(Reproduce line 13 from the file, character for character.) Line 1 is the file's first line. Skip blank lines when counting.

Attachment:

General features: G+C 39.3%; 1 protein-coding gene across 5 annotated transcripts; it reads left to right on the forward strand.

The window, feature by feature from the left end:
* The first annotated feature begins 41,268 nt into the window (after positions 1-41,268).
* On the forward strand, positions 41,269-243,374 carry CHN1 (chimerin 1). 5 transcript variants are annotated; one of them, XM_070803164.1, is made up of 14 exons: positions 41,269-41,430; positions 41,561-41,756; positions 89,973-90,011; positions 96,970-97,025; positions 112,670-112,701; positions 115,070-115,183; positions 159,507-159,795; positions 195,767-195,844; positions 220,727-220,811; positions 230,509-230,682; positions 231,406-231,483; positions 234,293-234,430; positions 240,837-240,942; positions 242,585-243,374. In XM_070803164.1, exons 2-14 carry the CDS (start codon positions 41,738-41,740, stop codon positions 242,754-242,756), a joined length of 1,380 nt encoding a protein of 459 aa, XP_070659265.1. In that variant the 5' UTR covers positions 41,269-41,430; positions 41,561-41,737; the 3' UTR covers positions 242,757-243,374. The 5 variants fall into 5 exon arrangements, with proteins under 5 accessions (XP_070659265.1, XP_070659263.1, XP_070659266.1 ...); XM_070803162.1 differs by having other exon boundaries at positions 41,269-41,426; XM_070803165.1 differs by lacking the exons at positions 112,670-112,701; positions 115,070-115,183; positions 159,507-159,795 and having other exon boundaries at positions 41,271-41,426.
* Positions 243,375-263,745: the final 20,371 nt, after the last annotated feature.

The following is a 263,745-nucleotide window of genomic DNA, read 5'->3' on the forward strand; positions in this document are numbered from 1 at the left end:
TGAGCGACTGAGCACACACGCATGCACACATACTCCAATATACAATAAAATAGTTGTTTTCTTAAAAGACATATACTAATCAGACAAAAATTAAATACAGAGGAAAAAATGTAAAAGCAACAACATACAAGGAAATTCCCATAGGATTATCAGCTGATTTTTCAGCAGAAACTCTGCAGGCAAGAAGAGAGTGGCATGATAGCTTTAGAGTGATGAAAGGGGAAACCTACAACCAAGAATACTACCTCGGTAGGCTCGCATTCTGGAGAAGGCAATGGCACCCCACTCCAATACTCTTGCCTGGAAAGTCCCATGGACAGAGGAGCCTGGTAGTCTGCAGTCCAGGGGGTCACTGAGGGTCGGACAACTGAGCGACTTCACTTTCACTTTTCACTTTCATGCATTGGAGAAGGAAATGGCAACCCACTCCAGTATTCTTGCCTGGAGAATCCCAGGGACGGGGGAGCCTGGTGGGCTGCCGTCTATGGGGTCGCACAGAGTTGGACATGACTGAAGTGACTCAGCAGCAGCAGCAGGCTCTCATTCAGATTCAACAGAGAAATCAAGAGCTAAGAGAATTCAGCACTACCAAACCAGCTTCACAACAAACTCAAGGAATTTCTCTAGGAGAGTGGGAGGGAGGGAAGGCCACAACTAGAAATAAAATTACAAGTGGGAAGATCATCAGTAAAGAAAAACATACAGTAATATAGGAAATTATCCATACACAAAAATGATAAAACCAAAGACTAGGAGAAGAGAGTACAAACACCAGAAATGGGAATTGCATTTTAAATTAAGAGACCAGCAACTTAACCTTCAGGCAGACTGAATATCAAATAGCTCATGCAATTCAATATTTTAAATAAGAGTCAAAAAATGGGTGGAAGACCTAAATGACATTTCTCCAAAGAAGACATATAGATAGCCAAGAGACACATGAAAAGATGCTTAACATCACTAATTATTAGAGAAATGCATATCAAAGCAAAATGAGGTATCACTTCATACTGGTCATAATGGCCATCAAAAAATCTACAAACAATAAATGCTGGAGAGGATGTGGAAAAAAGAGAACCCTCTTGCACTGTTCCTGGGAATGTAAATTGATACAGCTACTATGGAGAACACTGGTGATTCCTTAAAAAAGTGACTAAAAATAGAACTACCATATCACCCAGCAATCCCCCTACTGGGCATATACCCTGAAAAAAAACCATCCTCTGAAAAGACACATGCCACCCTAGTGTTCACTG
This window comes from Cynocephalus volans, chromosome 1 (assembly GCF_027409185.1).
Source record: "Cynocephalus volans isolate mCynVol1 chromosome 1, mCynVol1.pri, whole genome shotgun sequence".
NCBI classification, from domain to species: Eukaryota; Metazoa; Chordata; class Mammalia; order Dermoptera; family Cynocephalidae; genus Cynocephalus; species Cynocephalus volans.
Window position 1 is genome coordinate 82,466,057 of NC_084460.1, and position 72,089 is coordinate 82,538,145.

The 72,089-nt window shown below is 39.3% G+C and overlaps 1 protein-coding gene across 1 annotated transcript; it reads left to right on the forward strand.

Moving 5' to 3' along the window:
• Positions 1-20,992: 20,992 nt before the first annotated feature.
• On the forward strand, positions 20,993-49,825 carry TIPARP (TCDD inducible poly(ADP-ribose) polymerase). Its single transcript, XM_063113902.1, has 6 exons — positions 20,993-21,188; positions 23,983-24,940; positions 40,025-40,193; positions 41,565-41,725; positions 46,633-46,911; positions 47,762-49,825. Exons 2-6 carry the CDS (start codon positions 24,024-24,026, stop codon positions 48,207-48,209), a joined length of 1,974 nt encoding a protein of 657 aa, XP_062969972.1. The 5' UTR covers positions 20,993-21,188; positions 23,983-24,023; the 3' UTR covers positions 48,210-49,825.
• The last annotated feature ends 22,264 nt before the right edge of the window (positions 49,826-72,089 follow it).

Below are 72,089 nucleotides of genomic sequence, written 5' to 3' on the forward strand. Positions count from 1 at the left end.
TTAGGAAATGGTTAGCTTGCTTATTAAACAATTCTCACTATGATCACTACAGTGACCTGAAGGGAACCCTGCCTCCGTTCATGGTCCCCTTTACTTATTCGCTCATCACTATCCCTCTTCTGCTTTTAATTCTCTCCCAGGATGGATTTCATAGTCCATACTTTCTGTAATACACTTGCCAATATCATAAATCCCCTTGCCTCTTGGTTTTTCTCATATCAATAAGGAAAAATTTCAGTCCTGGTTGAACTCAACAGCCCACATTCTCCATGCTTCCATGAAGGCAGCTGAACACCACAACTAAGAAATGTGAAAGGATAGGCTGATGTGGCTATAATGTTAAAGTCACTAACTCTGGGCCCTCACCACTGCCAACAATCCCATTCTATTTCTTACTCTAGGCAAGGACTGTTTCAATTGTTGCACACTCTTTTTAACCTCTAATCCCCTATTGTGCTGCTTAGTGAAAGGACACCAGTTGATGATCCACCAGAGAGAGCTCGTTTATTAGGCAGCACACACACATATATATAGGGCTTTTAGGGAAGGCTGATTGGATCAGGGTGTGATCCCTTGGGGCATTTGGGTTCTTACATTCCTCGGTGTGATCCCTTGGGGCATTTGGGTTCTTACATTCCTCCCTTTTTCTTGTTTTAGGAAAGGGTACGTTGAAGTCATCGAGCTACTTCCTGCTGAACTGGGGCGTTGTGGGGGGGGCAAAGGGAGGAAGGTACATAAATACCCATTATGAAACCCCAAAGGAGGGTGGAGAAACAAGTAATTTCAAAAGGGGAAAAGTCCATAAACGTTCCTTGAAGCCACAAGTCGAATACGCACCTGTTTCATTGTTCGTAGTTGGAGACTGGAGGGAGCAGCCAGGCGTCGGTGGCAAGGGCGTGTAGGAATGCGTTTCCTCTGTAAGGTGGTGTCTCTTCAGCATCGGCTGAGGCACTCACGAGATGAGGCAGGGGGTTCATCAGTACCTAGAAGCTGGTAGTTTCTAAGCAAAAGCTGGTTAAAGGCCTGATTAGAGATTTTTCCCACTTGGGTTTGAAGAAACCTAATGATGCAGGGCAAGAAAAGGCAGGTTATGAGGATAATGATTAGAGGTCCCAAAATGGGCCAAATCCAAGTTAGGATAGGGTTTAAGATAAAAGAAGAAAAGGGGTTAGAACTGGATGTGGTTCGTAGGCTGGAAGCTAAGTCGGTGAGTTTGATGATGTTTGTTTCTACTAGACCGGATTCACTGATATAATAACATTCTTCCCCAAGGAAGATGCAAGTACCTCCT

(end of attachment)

Moving 5' to 3' along the window: